Description: Ozone is an air pollutant with that can have significant health effects and a significant source of ozone in some regions of California is outdoor air. Because people spend the vast majority of their time indoors, reduction in indoor levels of ozone could lead to improved health for many California residents. Ozone is removed from indoor air by surface reactions and can also be filtered by building envelopes. The magnitude of the envelope impact depends on the specific building materials that the air flows over and the geometry of the air flow paths through the envelope that can be changes by mechanical ventilation operation. The 2008 Residential Building Standards in California include minimum requirements for mechanical ventilation by referencing ASHRAE Standard 62.2. This study examines the changes in indoor ozone depending on the mechanical ventilation system selected to meet these requirements. This study used detailed simulations of ventilation in a house to examine the impacts of different ventilation systems on indoor ozone concentrations. The simulation results showed that staying indoors reduces exposure to ozone by 80percent to 90percent, that exhaust ventilation systems lead to lower indoor ozone concentrations, that opening of windows should be avoided at times of high outdoor ozone, and that changing the time at which mechanical ventilation occurs has the ability to halve exposure to ozone. Future work should focus on the products of ozone reactions in the building envelope and the fate of these products with respect to indoor exposures.
Date: February 1, 2009
Creator: Walker, Iain S.; Sherman, Max & Nazaroff, William W.
Partner: UNT Libraries Government Documents Department

ANSI/ASHRAE/IESNA Standard 90.1-2007 Final Determination Quantitative Analysis

Description: The United States (U.S.) Department of Energy (DOE) conducted a final quantitative analysis to assess whether buildings constructed according to the requirements of the American National Standards Institute (ANSI)/American Society of Heating, Refrigerating and Air-Conditioning Engineers (ASHRAE)/Illuminating Engineering Society of North America (IESNA) Standard 90.1-2007 would result in energy savings compared with buildings constructed to ANSI/ASHRAE/IESNA Standard 90.1-2004. The final analysis considered each of the 44 addenda to ANSI/ASHRAE/IESNA Standard 90.1-2004 that were included in ANSI/ASHRAE/IESNA Standard 90.1-2007. All 44 addenda processed by ASHRAE in the creation of Standard 90.1-2007 from Standard 90.1-2004 were reviewed by DOE, and their combined impact on a suite of 15 building prototype models in 15 ASHRAE climate zones was considered. Most addenda were deemed to have little quantifiable impact on building efficiency for the purpose of DOE’s final determination. However, out of the 44 addenda, 9 were preliminarily determined to have measureable and quantifiable impact.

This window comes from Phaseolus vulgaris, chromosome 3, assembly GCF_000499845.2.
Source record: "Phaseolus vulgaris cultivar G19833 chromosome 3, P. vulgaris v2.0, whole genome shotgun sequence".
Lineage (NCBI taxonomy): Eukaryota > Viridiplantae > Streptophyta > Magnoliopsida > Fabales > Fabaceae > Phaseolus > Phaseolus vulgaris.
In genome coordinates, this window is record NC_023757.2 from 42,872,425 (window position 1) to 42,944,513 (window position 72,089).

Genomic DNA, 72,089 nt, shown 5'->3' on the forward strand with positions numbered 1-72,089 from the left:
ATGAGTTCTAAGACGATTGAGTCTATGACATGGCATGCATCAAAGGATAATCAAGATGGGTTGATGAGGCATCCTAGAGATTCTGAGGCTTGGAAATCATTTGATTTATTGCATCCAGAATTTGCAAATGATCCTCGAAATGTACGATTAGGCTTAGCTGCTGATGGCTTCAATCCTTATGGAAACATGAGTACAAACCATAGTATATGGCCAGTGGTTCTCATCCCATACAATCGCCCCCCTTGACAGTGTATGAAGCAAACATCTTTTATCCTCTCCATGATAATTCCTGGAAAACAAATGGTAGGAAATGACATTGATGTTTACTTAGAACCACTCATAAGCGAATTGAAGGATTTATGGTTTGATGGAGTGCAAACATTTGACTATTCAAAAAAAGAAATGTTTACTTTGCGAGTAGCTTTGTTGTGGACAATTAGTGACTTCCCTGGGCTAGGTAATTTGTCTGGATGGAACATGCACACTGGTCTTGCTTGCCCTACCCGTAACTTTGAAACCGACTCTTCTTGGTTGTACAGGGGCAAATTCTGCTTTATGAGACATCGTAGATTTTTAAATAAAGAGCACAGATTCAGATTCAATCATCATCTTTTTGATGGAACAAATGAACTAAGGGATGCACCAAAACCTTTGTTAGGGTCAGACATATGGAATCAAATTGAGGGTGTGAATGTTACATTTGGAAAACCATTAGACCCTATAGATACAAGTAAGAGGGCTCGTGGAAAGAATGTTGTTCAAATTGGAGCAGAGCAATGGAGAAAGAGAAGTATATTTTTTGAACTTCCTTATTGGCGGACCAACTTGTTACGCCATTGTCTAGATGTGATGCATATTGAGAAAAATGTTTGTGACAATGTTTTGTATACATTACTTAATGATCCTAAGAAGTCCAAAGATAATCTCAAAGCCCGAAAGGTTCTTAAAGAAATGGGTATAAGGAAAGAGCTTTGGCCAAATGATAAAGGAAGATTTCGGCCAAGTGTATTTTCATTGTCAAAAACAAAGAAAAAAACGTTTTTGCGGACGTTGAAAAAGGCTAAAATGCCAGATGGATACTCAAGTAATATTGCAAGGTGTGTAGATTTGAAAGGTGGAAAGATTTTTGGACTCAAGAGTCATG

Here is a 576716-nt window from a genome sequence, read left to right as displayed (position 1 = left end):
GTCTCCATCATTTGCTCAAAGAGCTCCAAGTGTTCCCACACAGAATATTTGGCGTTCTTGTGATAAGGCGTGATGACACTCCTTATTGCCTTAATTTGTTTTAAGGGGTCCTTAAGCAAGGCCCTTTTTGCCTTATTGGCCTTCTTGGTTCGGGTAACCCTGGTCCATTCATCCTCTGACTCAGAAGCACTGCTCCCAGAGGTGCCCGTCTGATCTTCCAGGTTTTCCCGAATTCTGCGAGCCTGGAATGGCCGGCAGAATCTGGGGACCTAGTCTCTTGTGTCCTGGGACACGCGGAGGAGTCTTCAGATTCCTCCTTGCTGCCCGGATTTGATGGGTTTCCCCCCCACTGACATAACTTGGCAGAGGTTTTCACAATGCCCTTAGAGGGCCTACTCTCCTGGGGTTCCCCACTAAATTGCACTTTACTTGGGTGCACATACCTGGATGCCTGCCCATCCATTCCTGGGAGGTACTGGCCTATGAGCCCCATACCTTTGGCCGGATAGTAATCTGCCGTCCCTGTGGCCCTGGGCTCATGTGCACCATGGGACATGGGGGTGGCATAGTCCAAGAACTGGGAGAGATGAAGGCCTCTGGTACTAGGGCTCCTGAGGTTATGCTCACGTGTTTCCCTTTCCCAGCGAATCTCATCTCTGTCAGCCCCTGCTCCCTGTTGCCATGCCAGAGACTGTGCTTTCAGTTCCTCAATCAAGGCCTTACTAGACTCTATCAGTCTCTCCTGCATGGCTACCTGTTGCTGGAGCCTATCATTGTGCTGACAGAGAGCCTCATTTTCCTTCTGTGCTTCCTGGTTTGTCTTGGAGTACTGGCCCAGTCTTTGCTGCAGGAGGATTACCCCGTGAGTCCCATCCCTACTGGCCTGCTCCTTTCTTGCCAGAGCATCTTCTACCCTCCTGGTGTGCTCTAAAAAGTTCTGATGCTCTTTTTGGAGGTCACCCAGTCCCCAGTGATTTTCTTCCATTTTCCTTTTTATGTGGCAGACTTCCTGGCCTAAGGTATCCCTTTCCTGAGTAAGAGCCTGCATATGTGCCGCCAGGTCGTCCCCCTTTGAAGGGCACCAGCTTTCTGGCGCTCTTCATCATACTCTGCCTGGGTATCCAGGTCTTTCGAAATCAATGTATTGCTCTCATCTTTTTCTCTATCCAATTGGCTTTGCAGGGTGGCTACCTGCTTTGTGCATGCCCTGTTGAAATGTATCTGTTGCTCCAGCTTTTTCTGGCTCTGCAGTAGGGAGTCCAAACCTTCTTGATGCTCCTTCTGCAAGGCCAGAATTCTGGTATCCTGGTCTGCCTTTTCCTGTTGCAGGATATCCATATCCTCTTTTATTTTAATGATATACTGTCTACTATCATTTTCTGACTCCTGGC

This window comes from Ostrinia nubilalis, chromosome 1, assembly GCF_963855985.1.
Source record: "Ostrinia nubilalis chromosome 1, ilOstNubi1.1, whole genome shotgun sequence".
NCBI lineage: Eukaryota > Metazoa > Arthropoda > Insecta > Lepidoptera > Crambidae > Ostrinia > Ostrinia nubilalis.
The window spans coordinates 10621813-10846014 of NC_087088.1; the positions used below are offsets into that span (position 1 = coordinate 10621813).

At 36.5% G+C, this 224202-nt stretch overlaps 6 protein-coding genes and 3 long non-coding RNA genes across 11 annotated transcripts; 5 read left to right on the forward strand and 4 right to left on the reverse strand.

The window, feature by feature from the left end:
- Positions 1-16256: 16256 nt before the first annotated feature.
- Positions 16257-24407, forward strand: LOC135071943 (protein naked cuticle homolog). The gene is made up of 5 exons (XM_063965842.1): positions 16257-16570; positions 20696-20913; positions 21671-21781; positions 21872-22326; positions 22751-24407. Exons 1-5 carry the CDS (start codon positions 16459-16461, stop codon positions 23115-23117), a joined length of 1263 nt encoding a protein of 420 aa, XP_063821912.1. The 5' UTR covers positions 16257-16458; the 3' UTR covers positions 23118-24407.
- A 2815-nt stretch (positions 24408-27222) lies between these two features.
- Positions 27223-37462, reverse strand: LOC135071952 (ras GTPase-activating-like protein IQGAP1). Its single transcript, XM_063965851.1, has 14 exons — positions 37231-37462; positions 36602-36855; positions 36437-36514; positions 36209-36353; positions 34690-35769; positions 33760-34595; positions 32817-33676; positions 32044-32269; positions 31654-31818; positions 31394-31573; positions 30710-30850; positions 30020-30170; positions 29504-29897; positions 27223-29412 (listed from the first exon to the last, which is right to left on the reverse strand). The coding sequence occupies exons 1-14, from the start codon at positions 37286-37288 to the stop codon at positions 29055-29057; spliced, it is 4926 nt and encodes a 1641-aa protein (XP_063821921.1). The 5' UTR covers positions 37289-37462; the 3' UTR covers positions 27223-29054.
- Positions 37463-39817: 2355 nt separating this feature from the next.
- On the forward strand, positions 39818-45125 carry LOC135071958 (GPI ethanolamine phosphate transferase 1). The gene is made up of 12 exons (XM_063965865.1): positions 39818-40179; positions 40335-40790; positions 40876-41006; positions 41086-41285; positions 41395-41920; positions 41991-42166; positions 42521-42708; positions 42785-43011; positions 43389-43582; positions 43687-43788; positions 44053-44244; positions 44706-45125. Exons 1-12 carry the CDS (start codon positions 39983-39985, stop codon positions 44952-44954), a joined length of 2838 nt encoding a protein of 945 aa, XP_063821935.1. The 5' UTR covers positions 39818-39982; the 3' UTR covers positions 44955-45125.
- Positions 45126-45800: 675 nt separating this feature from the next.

Date: May 1, 2011
Creator: Halverson, Mark A.; Liu, Bing; Richman, Eric E. & Winiarski, David W.
Partner: UNT Libraries Government Documents Department

ANSI/ASHRAE/IESNA Standard 90.1-2007 Final Qualitative Determination

Description: A final qualitative analysis of all addenda to American National Standards Institute (ANSI)/American Society of Heating, Refrigerating and Air-Conditioning Engineers (ASHRAE)/Illuminating Engineering Society of North America (IESNA) Standard 90.1-2004 that were included in ANSI/ASHRAE/IESNA Standard 90.1-2007 was conducted. All 44 addenda processed by ASHRAE in the creation of Standard 90.1-2007 from Standard 90.1-2004 were evaluated by the U.S. Department of Energy (DOE) for their impact on energy efficiency. DOE preliminarily determined whether that addenda would have a positive, neutral, or negative impact on overall building efficiency. Table S.1 shows the number of positive and negative changes for each section of Standard 90.1.
Date: January 1, 2011
Creator: Halverson, Mark A.; Liu, Bing; Richman, Eric E. & Winiarski, David W.
Partner: UNT Libraries Government Documents Department

ANSI/ASHRAE/IESNA Standard 90.1-2010 Preliminary Determination Quantitative Analysis

Description: The United States (U.S.) Department of Energy (DOE) conducted a preliminary quantitative analysis to assess whether buildings constructed according to the requirements of the American National Standards Institute (ANSI)/American Society of Heating, Refrigerating and Air-Conditioning Engineers (ASHRAE)/Illuminating Engineering Society of North America (IESNA) Standard 90.1-2010 (ASHRAE Standard 90.1-2010, Standard 90.1-2010, or 2010 edition) would result in energy savings compared with buildings constructed to ANSI/ASHRAE/IESNA Standard 90.1-2007(ASHRAE Standard 90.1-2007, Standard 90.1-2007, or 2007 edition). The preliminary analysis considered each of the 109 addenda to ASHRAE Standard 90.1-2007 that were included in ASHRAE Standard 90.1-2010. All 109 addenda processed by ASHRAE in the creation of Standard 90.1-2010 from Standard 90.1-2007 were reviewed by DOE, and their combined impact on a suite of 16 building prototype models in 15 ASHRAE climate zones was considered. Most addenda were deemed to have little quantifiable impact on building efficiency for the purpose of DOE’s preliminary determination. However, out of the 109 addenda, 34 were preliminarily determined to have measureable and quantifiable impact.
Date: November 1, 2010
Creator: Halverson, Mark A.; Liu, Bing & Rosenberg, Michael I.
Partner: UNT Libraries Government Documents Department